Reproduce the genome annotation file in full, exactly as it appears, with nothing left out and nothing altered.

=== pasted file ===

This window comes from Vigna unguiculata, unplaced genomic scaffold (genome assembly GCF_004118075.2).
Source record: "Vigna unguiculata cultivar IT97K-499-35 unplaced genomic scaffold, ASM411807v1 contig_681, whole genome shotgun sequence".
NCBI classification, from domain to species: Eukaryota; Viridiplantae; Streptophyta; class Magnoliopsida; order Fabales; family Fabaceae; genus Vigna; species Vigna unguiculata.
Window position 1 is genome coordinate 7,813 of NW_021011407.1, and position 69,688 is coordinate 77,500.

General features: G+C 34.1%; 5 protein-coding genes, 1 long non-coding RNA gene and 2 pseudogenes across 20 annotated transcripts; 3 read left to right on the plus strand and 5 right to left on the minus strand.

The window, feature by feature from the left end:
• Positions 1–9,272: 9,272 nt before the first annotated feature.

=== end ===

This window comes from Vigna unguiculata, unplaced genomic scaffold (genome assembly GCF_004118075.2).
Source record: "Vigna unguiculata cultivar IT97K-499-35 unplaced genomic scaffold, ASM411807v1 contig_681, whole genome shotgun sequence".
NCBI classification, from domain to species: Eukaryota; Viridiplantae; Streptophyta; class Magnoliopsida; order Fabales; family Fabaceae; genus Vigna; species Vigna unguiculata.
Window position 1 is genome coordinate 7,813 of NW_021011407.1, and position 69,688 is coordinate 77,500.

General features: G+C 34.1%; 5 protein-coding genes, 1 long non-coding RNA gene and 2 pseudogenes across 20 annotated transcripts; 3 read left to right on the plus strand and 5 right to left on the minus strand.

The window, feature by feature from the left end:
• Positions 1–9,272: 9,272 nt before the first annotated feature.